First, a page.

Tag: policy

August 6, 2012 / / news

By Guest Contributor Harsha Walia

Candles at the Vigil. Photo: Overpass Light Brigade via DailyKos.

The Oak Creek Gurudwara is my brother’s and frequently my parent’s sangat. Over the years, they have described to me how, with deep love and commitment, the community came together to build the Gurudwara. How every week the Gurudwara provided a refuge, a sanctuary, a sense of home, a sense of belonging from the isolation of being an accented brown-skinned immigrant living in Wisconsin. When I heard about the shooting at Oak Creek Gurudwara, I happened to be facilitating at an immigrant and refugee youth camp. Dozens of young middle-school and high-school aged racialized immigrants and refugees from Latin America, Asia and Africa were describing being taunted and bullied at school, feeling discriminated against by their teachers, the hardships of systemic poverty, daily fears of detention and displacement, and feeling like “unwelcome and unwanted parasites.” As young people in British Columbia, Canada they were articulating an experience of racism similar to that which my family faces living in the Midwest of America.

While these murders were abhorrent, they were not ‘senseless’. The ad nauseaum suggestion that the killings were senseless attempts to construct the shooting as random and without logic, when in fact racist hate crimes operate through the very deliberate and precise logic of white supremacy. Read the Post Hate Crimes Always Have A Logic: On The Oak Creek Gurudwara Shootings

August 11, 2009 / / news

by Guest Contributor (and regular commenter) Atlasien

UPDATE: There is a guy with a gun outside of Obama’s town hall. This shit is getting ridiculous. Gawker has details:

MSNBC just aired video of a man with a pistol strapped to his leg waiting for Barack Obama to arrive at a townhall in New Hampshire.

The man is carrying a sign that says, “It Is Time to Water the Tree of Liberty.” That’s a reference to a Thomas Jefferson quote: “The tree of liberty must be refreshed from time to time, with the blood of patriots and tyrants.” It was a favorite slogan of Oklahoma City bomber Timothy McVeigh, who was wearing a T-shirt when he was arrested with a picture of Lincoln on the front and a tree dripping with blood on the back.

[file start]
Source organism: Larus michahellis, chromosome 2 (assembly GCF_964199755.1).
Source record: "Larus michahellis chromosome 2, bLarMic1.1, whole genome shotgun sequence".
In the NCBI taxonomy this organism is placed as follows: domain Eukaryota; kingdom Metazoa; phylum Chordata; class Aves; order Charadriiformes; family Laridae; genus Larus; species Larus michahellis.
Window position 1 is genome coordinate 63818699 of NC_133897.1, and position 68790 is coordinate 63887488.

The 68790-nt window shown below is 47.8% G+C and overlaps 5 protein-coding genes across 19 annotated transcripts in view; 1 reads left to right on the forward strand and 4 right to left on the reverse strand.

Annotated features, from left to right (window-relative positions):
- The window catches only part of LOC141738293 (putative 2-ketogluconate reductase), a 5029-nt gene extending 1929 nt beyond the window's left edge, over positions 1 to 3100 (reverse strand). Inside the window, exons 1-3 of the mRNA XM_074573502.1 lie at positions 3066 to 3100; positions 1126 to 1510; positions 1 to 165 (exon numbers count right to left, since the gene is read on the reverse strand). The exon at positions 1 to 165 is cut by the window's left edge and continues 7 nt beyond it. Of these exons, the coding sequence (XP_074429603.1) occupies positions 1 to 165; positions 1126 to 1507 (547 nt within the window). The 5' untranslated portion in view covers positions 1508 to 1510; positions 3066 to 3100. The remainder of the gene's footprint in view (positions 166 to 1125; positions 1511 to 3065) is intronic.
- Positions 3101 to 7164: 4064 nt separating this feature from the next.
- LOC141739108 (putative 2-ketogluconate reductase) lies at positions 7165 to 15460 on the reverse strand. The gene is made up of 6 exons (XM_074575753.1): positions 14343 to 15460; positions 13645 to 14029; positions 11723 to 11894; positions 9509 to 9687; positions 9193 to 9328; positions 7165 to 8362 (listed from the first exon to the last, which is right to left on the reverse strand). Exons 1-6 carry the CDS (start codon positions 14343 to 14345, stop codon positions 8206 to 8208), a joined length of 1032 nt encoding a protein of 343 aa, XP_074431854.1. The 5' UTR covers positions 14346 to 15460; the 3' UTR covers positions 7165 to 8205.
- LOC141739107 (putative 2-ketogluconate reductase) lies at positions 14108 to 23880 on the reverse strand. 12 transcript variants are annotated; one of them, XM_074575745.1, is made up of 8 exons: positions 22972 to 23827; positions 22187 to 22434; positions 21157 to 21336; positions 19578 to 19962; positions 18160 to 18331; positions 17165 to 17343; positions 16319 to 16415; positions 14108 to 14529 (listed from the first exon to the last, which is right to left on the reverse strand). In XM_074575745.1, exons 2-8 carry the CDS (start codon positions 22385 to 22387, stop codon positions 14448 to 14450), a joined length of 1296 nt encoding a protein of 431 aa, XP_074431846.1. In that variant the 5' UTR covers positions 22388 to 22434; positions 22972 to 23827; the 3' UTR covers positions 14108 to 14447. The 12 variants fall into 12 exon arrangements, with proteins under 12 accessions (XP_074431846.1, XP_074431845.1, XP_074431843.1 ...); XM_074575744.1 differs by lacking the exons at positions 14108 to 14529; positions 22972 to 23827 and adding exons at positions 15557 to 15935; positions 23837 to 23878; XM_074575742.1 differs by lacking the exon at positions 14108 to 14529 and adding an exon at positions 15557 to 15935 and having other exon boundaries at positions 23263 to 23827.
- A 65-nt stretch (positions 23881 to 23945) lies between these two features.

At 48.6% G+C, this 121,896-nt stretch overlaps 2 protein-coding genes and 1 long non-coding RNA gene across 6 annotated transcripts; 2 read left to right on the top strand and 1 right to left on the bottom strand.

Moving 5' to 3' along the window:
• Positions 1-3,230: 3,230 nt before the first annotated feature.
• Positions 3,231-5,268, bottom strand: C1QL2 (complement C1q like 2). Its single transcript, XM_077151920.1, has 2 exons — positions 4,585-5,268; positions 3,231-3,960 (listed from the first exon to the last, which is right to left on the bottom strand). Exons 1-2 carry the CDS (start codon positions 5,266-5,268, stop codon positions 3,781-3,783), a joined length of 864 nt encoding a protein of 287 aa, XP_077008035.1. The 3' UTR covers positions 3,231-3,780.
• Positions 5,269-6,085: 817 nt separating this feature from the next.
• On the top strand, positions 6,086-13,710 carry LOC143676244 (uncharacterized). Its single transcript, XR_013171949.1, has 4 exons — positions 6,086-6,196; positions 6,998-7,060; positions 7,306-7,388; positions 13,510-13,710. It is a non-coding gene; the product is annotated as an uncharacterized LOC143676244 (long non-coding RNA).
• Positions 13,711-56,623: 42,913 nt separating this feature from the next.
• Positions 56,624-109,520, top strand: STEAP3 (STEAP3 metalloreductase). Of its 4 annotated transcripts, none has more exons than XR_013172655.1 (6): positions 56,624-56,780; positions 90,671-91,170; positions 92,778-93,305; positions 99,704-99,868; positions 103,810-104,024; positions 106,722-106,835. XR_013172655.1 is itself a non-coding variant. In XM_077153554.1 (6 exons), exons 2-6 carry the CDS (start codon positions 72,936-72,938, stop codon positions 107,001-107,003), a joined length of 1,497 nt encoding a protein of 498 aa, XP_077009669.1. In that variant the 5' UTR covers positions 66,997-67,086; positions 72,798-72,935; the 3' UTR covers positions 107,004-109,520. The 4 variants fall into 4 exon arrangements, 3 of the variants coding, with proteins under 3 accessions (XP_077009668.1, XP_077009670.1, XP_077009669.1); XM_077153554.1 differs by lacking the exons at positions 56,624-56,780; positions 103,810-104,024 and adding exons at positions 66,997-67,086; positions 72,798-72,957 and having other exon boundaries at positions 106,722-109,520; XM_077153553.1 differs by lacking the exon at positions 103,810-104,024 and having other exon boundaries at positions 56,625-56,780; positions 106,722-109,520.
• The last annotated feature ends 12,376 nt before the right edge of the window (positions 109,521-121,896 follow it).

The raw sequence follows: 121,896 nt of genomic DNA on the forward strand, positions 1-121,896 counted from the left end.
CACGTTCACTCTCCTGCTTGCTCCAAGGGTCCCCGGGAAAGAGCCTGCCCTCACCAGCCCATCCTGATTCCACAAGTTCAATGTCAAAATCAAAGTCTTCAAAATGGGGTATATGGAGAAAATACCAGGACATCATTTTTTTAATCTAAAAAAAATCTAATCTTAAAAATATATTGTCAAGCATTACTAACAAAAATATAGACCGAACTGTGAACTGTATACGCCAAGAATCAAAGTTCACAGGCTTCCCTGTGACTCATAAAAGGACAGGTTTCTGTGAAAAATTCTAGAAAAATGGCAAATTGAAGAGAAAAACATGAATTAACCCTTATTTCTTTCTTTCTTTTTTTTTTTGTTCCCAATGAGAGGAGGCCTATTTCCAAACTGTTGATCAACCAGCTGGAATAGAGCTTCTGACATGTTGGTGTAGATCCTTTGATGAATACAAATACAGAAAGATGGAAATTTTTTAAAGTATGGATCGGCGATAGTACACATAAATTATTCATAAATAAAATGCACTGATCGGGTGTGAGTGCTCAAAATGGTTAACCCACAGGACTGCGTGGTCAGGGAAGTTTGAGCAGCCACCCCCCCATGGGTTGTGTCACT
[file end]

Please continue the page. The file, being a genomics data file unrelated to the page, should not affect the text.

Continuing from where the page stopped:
Now, this guy is carrying a legal weapon, says NBC News’ Ron Allen. The local chief of police has no objections. Open carriage of licensed handguns is legal in New Hampshire, and the man is standing on the private property of a nearby church (!) that has no problem with an armed man hanging around.


I live in Georgia’s 4th District, and I just attended Representative Hank Johnson’s healthcare town hall meeting. The event drew thousands of people. Our group got there an hour early, but even with that lead time, there was obviously no chance of getting inside.

So we stood outside with signs: large, simple, direct, polite signs. We got some good attention and maybe some media coverage.

Judging from the signs in the incredibly long line, supporters of healthcare reform outnumbered opponents by a lot, maybe 4 to 1. The 4th District is majority African-American and overwhelmingly Democratic. It was almost a sure bet that many healthcare opponents drove into the district from much further away. I saw a lot of exurb county license plates in the parking lot.

There were a few weird screamers. Someone yelled “YOU’RE NAZIS” at us. Another man yelled “you want to send all our money to Kenya!” However, there were so many supporters that the really rude people never achieved critical mass, and the atmosphere outside remained calm.

There was heavy security, and apparently the rules for the town hall were very strict and carefully explained at the beginning. People who yelled or were disruptive would be escorted out. I can’t wait to read a summary to see how the town hall worked out.

It was certainly nothing like the mass chaos at the town hall in St. Louis that made national news. In this event, a black conservative named Kenneth Gladney claims to have been attacked and racially insulted by (black) SEIU union activists. Depending on your point of view, Gladney could be a a brave martyr or a scam artist… or perhaps just a regular person in the wrong place at the wrong time. It’s a difficult situation to get a hold on. Read the Post The Healthcare Reform Debate in Atlanta, With a Racial Update

December 16, 2008 / / academia

by Guest Contributor Tanglad, originally published at Tanglad

It’s easy to understand the appeal of microcredit. Poor women from the Global South use loans as small as $20 to start businesses and lift themselves from poverty. The creditors make a profit when the loans are repaid. Win-win.

What do they say about things that look too good to be true?

A whopping 90 to 99 percent of these loans are paid back with interest, another shining indicator of microcredit’s success. But there is an ugly side to ensuring repayment, where poor women are made to police one another and punish defaulters with collective acts of aggression.

In her study of Grameen Bank microcredit programs in rural Bangladesh,* Leila Karim finds that the focus on the 98 percent loan recovery rate hides how beneficiaries are co-opted into “a political economy of shame.” Read the Post Microcredit: “A political economy of shame”